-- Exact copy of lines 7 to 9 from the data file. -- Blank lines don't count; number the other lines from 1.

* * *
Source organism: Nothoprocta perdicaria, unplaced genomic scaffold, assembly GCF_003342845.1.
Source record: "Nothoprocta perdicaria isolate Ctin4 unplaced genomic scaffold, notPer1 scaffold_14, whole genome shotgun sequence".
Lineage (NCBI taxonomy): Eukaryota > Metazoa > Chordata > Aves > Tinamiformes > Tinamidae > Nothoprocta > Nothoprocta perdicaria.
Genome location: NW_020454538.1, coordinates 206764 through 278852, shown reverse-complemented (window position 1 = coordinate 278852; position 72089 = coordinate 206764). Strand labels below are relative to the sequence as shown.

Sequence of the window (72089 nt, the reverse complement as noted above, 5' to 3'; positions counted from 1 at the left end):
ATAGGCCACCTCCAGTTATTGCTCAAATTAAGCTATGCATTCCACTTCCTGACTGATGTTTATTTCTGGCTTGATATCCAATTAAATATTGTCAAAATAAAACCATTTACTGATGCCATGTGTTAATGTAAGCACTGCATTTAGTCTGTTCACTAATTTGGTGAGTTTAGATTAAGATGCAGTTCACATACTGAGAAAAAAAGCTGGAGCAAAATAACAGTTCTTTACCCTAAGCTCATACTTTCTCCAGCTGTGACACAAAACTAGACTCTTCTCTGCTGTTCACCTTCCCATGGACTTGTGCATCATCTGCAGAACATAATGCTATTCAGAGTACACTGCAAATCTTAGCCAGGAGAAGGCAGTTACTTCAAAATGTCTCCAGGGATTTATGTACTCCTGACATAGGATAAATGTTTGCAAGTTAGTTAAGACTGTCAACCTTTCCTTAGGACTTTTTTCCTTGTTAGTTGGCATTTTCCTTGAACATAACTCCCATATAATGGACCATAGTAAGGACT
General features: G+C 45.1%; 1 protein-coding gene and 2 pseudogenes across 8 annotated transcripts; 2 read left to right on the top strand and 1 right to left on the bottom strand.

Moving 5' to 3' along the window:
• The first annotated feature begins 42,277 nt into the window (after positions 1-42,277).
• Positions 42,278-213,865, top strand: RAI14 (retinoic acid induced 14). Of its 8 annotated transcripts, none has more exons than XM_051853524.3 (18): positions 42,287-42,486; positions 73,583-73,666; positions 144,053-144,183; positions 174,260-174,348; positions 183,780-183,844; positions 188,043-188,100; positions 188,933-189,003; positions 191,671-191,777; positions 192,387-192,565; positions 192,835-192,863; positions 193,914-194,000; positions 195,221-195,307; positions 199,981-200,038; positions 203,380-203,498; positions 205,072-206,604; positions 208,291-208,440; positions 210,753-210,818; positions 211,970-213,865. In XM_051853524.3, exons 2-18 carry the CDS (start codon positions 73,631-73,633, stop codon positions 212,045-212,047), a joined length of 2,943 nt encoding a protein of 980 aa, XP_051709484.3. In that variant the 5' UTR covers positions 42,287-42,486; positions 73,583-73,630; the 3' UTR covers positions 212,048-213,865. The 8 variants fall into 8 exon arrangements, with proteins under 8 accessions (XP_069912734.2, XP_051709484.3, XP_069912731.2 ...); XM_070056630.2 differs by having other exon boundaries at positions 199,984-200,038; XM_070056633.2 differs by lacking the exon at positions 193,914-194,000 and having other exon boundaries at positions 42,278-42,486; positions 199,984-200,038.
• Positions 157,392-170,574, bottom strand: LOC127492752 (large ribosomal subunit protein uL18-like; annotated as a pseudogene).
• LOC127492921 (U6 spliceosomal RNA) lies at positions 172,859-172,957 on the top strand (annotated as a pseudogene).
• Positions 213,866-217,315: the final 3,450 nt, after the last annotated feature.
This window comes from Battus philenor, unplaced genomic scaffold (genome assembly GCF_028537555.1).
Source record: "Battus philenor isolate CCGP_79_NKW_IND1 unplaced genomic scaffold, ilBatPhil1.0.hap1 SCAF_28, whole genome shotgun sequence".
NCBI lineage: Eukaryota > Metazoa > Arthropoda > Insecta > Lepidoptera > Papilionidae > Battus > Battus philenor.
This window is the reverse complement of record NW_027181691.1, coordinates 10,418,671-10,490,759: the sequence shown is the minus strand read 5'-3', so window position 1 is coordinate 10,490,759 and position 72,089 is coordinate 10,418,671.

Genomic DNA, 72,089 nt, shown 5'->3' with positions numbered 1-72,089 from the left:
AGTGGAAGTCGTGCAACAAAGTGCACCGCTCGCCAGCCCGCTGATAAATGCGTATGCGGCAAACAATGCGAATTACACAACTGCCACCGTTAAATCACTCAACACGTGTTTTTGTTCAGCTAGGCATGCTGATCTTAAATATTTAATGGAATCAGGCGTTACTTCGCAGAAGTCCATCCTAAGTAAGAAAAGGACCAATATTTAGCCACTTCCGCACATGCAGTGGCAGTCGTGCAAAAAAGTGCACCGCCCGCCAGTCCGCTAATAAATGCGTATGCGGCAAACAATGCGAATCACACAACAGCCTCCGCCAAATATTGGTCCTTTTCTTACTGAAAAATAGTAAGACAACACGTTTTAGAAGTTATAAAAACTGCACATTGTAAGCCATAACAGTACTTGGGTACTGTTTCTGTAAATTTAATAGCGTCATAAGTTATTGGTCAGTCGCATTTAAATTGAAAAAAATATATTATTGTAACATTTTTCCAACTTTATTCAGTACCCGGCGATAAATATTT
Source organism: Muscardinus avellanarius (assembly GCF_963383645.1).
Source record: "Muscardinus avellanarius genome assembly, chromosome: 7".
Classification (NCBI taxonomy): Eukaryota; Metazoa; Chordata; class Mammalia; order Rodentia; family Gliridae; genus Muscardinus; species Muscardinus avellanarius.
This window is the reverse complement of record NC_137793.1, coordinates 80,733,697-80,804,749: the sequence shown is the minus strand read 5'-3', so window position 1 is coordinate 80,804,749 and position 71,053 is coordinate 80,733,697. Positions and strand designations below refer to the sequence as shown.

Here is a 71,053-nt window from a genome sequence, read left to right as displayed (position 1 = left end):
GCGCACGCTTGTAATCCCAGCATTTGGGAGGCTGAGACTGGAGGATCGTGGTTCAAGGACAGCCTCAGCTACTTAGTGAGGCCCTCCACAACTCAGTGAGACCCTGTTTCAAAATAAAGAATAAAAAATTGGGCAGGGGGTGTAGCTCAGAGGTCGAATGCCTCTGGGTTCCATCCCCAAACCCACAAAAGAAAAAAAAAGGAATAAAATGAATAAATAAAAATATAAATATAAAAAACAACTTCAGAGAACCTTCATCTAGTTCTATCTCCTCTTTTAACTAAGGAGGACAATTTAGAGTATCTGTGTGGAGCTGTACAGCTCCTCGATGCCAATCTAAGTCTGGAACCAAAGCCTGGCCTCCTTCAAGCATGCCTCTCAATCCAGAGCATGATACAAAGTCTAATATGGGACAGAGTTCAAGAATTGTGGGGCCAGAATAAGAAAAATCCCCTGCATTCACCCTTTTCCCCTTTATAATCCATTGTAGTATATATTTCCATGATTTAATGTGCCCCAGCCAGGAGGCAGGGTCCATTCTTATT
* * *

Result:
General features: G+C 45.1%; 1 protein-coding gene and 2 pseudogenes across 8 annotated transcripts; 2 read left to right on the top strand and 1 right to left on the bottom strand.

Moving 5' to 3' along the window:
• The first annotated feature begins 42,277 nt into the window (after positions 1-42,277).